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Access Denied

- Ramallah Dance Theatre, a small miracle

by Maggie Foyer

 

It is always exciting to be there at the birth of something new. This new baby, was no squawking infant, but like Bottecelli’s Venus, arrived both fully formed and very appealing to the senses. It was particularly heartening to see how the local people cheered their home team on. Contemporary dance seldom has mass appeal, but this company has generated an excitement that would be the envy of more established troupes. So new is the phenomenon of modern dance here, that a Spanish colleague was detained for four hours of questioning at passport control as officialdom would not believe that there could be a dance show attracting international attention in Palestine.

Ramallah suffers from a bad press, but once inside the necklace of army checkpoints it is welcoming, civilised and surprisingly safe. You can still enjoy a variety of cultural entertainment and good food. Headscarves and coiffures, tight jeans and long robes are all in evidence - and then there is Rukab’s ice-cream parlour. Bit chilly at this time of the year, but their pistachio flavour is worth the checkpoint wait!

The programme was a collaborative effort from the five leading members: Noora Baker, Raed Badwan, Maysoun Rafeedie, Nicholas Rowe and Maher Shawamreh. Circumstances have bred a company distinctive in their inventiveness, dedication and passion. Many of the dancers have had experience in Palestinian folk dance groups and now, through contemporary dance they are able to develop their creativity and range of physical expression. Access Denied is a collage of scenes from life, some acted out on stage, others shown on video. The technical standards in camera work and presentation were impressive, particularly for a cash strapped company, as were the design elements, from posters to costumes: unpretentious and effective.

The programme had a strong political flavour, but these dancers have spent their entire lives under occupation; a condition that makes every action take on political significance. However, it was not without its own dark humour as in the queue in Waiting for Permission. If you thought the British were good at queues – meet the champions! Squeezing up to find room on the only bench had the inevitable pushing, shoving and devious behaviour to get to the front. It was choreographed to good effect, making the most of the dancers’ comedy skills.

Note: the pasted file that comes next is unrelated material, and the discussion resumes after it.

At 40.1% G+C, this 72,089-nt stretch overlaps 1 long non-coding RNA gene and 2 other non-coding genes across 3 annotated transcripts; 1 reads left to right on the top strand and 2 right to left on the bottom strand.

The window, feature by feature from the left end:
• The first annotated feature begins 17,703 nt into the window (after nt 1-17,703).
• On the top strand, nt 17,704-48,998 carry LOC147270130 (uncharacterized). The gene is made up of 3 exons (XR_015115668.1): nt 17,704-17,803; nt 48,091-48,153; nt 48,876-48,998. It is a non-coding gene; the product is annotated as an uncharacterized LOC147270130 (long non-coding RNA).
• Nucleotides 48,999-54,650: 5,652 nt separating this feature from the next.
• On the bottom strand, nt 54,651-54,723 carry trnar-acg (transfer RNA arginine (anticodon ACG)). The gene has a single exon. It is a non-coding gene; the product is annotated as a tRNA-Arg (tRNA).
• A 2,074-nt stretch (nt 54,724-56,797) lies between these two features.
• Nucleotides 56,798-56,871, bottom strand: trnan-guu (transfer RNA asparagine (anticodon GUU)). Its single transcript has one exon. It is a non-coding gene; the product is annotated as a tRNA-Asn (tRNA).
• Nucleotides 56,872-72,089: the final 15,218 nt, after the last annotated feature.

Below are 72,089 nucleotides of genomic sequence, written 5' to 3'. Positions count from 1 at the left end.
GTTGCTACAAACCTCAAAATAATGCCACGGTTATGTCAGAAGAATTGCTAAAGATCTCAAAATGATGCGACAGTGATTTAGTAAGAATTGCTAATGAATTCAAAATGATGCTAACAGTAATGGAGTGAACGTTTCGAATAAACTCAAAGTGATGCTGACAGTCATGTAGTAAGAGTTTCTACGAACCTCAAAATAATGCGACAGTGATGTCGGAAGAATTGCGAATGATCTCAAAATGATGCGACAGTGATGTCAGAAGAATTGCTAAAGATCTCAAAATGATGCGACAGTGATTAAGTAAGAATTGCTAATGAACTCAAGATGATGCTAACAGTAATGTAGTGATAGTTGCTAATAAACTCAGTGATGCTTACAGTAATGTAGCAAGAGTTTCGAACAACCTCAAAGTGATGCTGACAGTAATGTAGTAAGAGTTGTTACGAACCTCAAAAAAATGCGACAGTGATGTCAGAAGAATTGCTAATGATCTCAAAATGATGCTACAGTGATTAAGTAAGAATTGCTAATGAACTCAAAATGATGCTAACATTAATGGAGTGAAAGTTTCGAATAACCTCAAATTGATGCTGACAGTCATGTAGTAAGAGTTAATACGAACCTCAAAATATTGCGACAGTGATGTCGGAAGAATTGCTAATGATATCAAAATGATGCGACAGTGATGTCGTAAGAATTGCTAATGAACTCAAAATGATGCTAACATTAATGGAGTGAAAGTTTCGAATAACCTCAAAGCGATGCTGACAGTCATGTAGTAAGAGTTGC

Dividing walls, interrogation and humiliation were portrayed in dramatic fashion, often with minimal movement and maximum effect. A chess-board severed by the Wall, showed a fractured game mirroring the fractured lives. This video was filmed outdoors and the windswept garments added poetry to the desolate images. Noora Baker and Maher Shawamreh’s duet around a table was a performance highlight. The choreography was intriguing, melding emotion and physicality. Shawamreh, with a background in gymnastics, is a strong fluid dancer, well matched by Baker who brings an intensity to her performance that drew the audience like a magnet. Shawamreh created more powerful images in his solo Hanging, used his athletic ability to the full, suspended from the flies in a shroud-like wrapping. Another sensitive duet was danced by Maysoun Rafeedie and Raed Badwan using a pole which simultaneously separated and linked them. The dance video, Interrogation, was less successful. I felt it did not succeed in portraying the tension of the subject matter. Dancers often find the physical restraint coupled with emotional intensity needed for successful screen acting, a difficult combination. More imaginative framing and editing might have helped out.

Art is one of the ways of defining our identity and our humanity. For the Palestinians who have no state, no citizenship, no rights and no remedies, artistic expression is a life-line. At the Popular Arts Centre, classes continue and dancers are given the opportunity to create and perform. A debut of such high standard is a significant achievement, in any circumstances. In Ramallah it is a small miracle.

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Originally printed in Dance Europe, March 2004

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Edited by Stuart Sweeney

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